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How to Use iMessage So Everyone Will Love You

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The sole remaining reason to use a BlackBerry is BBM—and now, the iPhone's got its own version. It's better than texting, but it comes with some potentially terrifying social vortexes to navigate. Here's how to own iMessage, stress-free.


Let people know when you've read their messages (most of the time)

Anyone still BBMing will tell you the convenience is tempered by the potential burden of people knowing when you've read their messages. iMessage displays when a message has been delivered through Apple's servers—which is great to alleviate the uncertainty of unreliable cell networks. But iMessage also displays the exact time at which your IM's been read. This can be tricky. It can lead to some tension. But it's also one of the neatest parts of iMessage—a way of feeling better connected to the friends, coworkers, and everyone else you're linking up with through your phone. The knowledge that someone's read exactly what you wrote to them in realtime is very gratifying. But it's only fun if everyone's in on it—so keep it on, unless you're going to be busy for a while and won't be able to respond within a reasonable span of time. This way, friends won't get the idea that you're down for a live conversation when you're not.


Note: To switch on/off message read notifications, go to Settings > Messages > Send Read Receipts.

Don't throw a fit if your friends don't reply immediately

This is a problem for plain old SMSers, but much, much worse now that you've got iMessage: people get pissed when you don't reply. It's an absolute truth of digital conversation. None of us have any patience, and if we don't get immediate replies to texts or IMs, we take it personally.


For every conceivable message you concoct, there's a panoply of valid reasons why someone can't respond within a few minutes. Or even sometimes within a few hours.


But more importantly, sometimes we just don't feel like texting back right away. That's perfectly fine. We aren't slaves to our phones—even when they've got iMessage.

It's easy to avoid someone you hate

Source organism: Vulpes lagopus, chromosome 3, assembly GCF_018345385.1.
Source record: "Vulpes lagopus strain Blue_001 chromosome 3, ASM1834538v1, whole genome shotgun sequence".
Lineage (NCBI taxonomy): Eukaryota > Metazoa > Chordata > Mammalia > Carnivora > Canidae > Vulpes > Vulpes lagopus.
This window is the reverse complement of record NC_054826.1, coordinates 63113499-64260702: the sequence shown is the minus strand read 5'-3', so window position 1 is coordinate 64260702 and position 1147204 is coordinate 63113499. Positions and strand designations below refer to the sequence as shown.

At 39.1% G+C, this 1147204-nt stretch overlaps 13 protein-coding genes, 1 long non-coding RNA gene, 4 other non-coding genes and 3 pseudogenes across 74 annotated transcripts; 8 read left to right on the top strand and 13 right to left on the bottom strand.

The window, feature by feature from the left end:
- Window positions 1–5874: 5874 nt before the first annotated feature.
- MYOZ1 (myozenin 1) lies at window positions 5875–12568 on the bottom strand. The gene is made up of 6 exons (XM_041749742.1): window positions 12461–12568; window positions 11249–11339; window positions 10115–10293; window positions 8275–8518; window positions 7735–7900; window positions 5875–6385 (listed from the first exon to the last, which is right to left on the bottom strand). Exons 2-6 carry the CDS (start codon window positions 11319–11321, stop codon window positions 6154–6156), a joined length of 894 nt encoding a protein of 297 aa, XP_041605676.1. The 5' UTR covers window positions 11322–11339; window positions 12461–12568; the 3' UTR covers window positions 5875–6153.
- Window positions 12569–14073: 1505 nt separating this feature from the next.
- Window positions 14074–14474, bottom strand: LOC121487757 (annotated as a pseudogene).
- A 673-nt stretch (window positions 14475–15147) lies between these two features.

Luckily, iOS 5 has a nice little loophole built in when you want to dodge someone you can't stand—because not everyone hitting you up is someone you want to talk to. If you want to screen iMessages without letting anyone know you've read them, just read them from the swipe-down Notification Center. Just make sure Messages are stuck into the notification pane (Settings > Notifications > "In Notification Center"), and you're all set for social stealth.


Caveat: You won't be able to (secretly) read long messages in their entirety from the Notification Center.

When you've started typing, finish your thought

When I start to write you an iMessage, an ellipsis symbol by my name on your phone indicates I'm writing—much like AIM and GChat have always worked. This is another nifty way to make a stale old text conversation feel live (and lively). But telling your partner you've started typing—and then not sending anything—is the equivalent of doorbell ditching. Don't blue ball your interlocutors. If you start something, finish it—even if you just say "hold on" and stall, it's rude to leave people hanging.


Don't be annoying with GIFs

iMessage lets you talk with animated GIFs! Which is awesome, but potentially obnoxious. Dont spam your friends, as it'll slow down their phone when they try to message you back. All things in moderation.


You can keep up with Sam Biddle, the author of this post, on Twitter, Facebook, or Google+.